Future generations must be empowered to act against the dominant culture or New Zealand cannot advance as a society. At one point it was considered un-ethical to provide contraceptive information to teenagers. Nonetheless we see that teenagers who critically assess sources of information about their sexual practise are displaying high Information Literacy skills. Teenagers who act from the position of knowledge that results may still act unethically in the eyes of the dominant culture.

Information Literacy lies in the critical assessment and production of relevant documents. The ability to make good decisions about information, even if the decision turns out to be wrong.

The ethical use of information demonstrates cultural literacy. The associated meta-skills would involve assessing the ethical implications of an information source; copies of commercial DVDs, remote access to a laptop, personal information on a government database - all issues of recent notoriety. The representation of IL in this paper takes a step back from the usual ideas and allows that the information literate may also choose to act in a manner present NZ society judges immoral, or even illegal.

An information literate person chooses information sources from a position of knowledge rather than of ignorance. They are aware of wider issues and so, while self-empowered, also enrich us culturally.

[Original work written for Assignment 1: EDPROFST 715 at the Faculty of Education, University of Auckland. Lecturer - Liz Probert - cc by-nd 2010 by Simon Bridge]

After I've got the marks - I can upload the pdf. As it is I am haly expecting UAs anti-plagiarism software to spit its dummy over this blog :)

Saturday, 13 March 2010

GNU/Linux Meeting

Albany Senior High School - in connection with AuckLUG and HBCLUG will be having a get together on the school grounds:

Tuesday, 16th March, 7:30pm

Where [map]:
Albany Senior High School
536 Albany Highway

Parking is available on Level 1, access through Gate 1.

Mark Osborne is doing a presentation on ASHS' I.T. systems - all of which is GNU/Linux (except for the student management system) and how this has been a benefit to their learning environment.

I've also invited Peter Harrison to come along to talk about a project that's been brewing over at NZOSS (the New Zealand Open Source Society) which is an open source Student Management System.

I think we may even have a bit of a talk from some of the students at ASHS but don't quote me on that. There'll probably be a few attending at the very least.

There is a forum for discussion of the SMS system on eduforge. Any school admin types feel free to join in - the programmers need non-programmer education professionals to help get it right.

For normal people who just want to figure out this linux thing - you can bring your troublesome computers and an inquiring mind.

Friday, 5 March 2010

New Artemis Release

I am excited: my fav. Magnatune artist, Artemis, has a new release. I've put her latest EP, Auralei, in my blog music player.

Artemis' releases Orbits (2007), Gravity (2005) and Undone (2001) have been consistent top sellers on Magnatune, and have garnered praise and press in publications from the New York Times to Remix, Electronic Musician and Keyboard magazines. Her music receives global airplay and is featured regularly on major podcasts and popular online radio shows such as Dave's Lounge, SomaFM, Groovera, and Below Zero. Songs have been licensed for television, video and compilations, and she has recorded and collaborated with producers worldwide including Banco de Gaia's Toby Marks and former Duran Duran manager Paul Berrow. Tracks from her most recent release, the Auralei EP (2010), have already won awards and spotlights, with the Colfax remix of 'Here and Now' earning top marks at the first Epiphyte Records Test Press event of 2010.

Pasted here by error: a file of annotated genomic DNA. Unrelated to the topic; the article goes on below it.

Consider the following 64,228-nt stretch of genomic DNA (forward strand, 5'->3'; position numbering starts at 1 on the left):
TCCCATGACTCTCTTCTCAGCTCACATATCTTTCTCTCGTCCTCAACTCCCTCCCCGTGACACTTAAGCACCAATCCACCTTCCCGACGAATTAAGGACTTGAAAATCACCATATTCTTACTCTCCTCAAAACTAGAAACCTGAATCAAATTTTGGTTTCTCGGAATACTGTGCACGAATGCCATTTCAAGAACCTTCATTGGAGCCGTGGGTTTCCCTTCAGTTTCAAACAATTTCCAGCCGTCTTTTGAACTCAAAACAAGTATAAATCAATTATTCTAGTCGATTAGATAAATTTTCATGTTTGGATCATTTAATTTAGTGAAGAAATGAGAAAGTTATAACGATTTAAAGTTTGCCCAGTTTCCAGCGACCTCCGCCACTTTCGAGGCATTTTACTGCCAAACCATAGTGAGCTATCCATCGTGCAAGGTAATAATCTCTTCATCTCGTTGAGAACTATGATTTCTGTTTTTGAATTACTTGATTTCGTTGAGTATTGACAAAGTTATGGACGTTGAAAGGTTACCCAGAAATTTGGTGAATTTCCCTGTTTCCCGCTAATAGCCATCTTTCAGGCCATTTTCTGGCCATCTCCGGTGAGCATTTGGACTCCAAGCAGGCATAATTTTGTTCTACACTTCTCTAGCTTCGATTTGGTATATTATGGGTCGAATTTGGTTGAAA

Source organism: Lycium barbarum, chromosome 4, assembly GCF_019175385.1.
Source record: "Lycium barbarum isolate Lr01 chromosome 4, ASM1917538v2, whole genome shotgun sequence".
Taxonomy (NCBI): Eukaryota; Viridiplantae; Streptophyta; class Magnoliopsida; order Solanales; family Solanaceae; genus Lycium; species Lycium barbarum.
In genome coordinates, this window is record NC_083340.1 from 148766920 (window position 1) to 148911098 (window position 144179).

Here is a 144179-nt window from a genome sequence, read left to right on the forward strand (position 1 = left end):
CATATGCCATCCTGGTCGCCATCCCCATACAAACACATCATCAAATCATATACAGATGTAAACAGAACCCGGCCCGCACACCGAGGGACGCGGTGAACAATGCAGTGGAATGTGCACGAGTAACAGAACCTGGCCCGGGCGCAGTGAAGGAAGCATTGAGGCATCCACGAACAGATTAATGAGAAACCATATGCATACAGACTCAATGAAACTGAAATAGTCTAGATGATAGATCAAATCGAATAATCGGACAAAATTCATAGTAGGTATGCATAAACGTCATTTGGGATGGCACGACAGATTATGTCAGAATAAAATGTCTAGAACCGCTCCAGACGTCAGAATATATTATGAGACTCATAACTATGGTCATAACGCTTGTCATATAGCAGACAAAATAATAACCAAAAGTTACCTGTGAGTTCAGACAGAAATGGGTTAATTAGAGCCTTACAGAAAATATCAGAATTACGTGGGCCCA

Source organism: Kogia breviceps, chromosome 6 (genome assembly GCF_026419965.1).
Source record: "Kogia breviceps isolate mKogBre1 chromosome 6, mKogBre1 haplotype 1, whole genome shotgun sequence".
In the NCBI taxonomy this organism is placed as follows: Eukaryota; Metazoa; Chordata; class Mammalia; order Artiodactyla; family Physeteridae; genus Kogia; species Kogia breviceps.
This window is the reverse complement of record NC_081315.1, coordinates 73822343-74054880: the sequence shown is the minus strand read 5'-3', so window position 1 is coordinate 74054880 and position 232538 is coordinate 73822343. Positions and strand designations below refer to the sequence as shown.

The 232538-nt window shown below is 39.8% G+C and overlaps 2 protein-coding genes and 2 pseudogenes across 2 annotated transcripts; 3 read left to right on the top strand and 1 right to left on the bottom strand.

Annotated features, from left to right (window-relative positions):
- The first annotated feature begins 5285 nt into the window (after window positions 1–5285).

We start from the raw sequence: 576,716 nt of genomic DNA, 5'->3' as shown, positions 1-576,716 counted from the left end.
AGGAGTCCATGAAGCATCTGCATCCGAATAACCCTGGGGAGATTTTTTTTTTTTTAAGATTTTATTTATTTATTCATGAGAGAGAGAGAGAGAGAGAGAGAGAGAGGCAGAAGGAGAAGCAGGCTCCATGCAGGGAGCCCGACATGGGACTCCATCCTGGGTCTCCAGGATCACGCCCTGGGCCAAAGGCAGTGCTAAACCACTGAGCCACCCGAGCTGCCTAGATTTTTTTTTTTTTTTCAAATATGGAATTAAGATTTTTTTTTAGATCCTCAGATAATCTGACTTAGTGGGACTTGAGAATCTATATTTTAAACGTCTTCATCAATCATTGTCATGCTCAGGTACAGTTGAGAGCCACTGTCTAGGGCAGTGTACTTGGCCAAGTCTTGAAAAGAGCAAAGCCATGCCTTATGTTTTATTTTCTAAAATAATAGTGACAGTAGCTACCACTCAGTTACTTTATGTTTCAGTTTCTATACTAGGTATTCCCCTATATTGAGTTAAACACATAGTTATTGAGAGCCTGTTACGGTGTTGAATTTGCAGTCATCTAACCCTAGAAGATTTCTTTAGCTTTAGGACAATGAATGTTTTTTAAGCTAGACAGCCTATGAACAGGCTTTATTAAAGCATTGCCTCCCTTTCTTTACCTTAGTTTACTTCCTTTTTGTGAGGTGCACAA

The track, Only Begun, in Gravity is quite special to me. It is amazing the impact the right song has at the right time. Auralei is much more polished than the first two (the third was a remix album, so it doesn't count). Artemis' music goes with dark red wine late at night watching the stars.

Thursday, 4 March 2010

Law Theatre and Patent Suits

From Groklaw on Apple vs Psystar:

[I]f freedom matters to you, don't sell out the goal of a completely free operating system, without any proprietary blobs at all. There is a purpose to that goal, because proprietary blobs mean restrictions on use. That is a given. There are other negatives, but that one is the one this case highlights. So work for drivers that are not proprietary. Stay away from code that you believe has potential patent infringement claims. Why? Because a short-term seeming advantage can block the end result you want. It will provide a Brand X solution that takes you on a detour away from your goal.
I'm not so concerned about that - Psystar lost. But the message PJ is pointing out is that combining free with non-free is bad in the long term. Another place where this is tempting is with embedded software - vendors are happy to base phones in free software, like Android, but will bury it under proprietary software. So we look at free software based devices with some suspicion.